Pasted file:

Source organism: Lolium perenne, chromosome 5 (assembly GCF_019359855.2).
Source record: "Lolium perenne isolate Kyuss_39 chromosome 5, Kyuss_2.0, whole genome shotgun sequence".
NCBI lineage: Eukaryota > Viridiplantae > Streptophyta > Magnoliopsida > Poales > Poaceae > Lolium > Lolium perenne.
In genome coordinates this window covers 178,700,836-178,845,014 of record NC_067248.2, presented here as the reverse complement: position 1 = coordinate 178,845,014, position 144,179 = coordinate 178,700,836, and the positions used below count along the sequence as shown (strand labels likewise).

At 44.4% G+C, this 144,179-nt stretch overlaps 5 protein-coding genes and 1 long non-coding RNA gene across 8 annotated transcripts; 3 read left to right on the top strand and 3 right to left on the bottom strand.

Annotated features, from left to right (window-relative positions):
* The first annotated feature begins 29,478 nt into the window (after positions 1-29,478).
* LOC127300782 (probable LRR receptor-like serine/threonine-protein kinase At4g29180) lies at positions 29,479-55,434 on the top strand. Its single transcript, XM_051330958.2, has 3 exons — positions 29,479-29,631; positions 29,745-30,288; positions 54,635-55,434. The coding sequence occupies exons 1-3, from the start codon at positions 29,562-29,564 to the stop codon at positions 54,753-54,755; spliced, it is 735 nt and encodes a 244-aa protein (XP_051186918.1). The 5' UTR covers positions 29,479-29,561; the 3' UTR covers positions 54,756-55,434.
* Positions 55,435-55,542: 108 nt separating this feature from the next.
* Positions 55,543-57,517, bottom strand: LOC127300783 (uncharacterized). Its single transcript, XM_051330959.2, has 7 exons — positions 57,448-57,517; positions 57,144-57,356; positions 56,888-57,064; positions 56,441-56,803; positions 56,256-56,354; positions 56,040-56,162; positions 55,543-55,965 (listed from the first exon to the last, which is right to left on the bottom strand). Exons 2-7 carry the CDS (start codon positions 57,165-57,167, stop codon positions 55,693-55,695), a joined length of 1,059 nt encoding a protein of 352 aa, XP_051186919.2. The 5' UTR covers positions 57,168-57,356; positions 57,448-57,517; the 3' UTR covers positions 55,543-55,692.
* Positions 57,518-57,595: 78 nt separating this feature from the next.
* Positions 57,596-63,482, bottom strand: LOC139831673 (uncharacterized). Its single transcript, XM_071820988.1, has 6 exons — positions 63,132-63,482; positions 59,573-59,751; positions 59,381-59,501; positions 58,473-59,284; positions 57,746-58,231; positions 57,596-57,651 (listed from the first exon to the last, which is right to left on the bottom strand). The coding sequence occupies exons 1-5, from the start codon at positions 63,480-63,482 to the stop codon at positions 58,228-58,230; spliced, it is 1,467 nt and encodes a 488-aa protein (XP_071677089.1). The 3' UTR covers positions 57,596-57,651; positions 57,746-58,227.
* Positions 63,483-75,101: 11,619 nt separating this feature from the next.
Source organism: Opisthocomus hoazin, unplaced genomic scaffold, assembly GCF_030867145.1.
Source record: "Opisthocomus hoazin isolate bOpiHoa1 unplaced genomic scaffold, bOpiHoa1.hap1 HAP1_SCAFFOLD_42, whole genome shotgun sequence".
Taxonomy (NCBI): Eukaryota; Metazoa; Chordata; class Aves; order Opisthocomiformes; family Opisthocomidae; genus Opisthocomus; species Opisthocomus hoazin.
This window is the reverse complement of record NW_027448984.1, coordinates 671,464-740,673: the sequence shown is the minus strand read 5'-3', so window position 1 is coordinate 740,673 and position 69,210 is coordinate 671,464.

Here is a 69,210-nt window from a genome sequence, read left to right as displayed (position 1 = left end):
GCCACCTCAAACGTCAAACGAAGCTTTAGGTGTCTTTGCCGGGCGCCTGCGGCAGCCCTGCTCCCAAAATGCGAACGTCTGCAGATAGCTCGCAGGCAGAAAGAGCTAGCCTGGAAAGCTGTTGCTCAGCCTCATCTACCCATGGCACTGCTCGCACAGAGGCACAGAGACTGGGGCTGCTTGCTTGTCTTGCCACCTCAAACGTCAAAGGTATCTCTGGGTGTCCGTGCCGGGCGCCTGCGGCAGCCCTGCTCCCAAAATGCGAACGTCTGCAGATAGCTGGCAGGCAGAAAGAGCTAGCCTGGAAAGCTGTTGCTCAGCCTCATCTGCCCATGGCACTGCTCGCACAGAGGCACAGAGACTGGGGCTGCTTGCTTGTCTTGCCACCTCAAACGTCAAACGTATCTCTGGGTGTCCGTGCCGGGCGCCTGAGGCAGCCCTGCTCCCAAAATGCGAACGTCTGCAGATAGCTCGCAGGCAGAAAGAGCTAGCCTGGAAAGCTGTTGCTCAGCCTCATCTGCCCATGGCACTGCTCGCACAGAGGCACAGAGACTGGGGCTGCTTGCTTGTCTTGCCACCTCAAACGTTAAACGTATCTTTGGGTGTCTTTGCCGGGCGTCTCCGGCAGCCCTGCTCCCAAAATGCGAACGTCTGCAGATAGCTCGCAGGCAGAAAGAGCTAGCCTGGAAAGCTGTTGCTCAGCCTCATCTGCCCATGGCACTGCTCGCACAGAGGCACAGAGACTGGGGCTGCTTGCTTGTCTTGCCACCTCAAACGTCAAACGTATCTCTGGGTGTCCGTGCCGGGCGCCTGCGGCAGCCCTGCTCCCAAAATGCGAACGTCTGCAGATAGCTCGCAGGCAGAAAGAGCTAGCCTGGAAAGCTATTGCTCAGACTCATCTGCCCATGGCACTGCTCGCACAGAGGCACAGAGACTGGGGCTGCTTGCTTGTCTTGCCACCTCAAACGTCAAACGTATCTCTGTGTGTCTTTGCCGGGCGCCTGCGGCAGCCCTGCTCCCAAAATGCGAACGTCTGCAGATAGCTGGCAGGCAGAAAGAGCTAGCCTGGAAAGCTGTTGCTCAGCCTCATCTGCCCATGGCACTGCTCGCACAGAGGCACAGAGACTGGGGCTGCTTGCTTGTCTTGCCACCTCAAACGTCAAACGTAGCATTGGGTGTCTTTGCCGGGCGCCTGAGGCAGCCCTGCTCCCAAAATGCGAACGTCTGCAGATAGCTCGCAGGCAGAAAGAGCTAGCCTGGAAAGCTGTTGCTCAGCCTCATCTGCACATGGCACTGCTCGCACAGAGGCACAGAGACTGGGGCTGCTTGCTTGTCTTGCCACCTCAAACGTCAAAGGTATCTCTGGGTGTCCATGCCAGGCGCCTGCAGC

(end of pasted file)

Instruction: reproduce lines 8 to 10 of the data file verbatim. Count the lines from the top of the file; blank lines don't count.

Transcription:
* LOC127300782 (probable LRR receptor-like serine/threonine-protein kinase At4g29180) lies at positions 29,479-55,434 on the top strand. Its single transcript, XM_051330958.2, has 3 exons — positions 29,479-29,631; positions 29,745-30,288; positions 54,635-55,434. The coding sequence occupies exons 1-3, from the start codon at positions 29,562-29,564 to the stop codon at positions 54,753-54,755; spliced, it is 735 nt and encodes a 244-aa protein (XP_051186918.1). The 5' UTR covers positions 29,479-29,561; the 3' UTR covers positions 54,756-55,434.
* Positions 55,435-55,542: 108 nt separating this feature from the next.
* Positions 55,543-57,517, bottom strand: LOC127300783 (uncharacterized). Its single transcript, XM_051330959.2, has 7 exons — positions 57,448-57,517; positions 57,144-57,356; positions 56,888-57,064; positions 56,441-56,803; positions 56,256-56,354; positions 56,040-56,162; positions 55,543-55,965 (listed from the first exon to the last, which is right to left on the bottom strand). Exons 2-7 carry the CDS (start codon positions 57,165-57,167, stop codon positions 55,693-55,695), a joined length of 1,059 nt encoding a protein of 352 aa, XP_051186919.2. The 5' UTR covers positions 57,168-57,356; positions 57,448-57,517; the 3' UTR covers positions 55,543-55,692.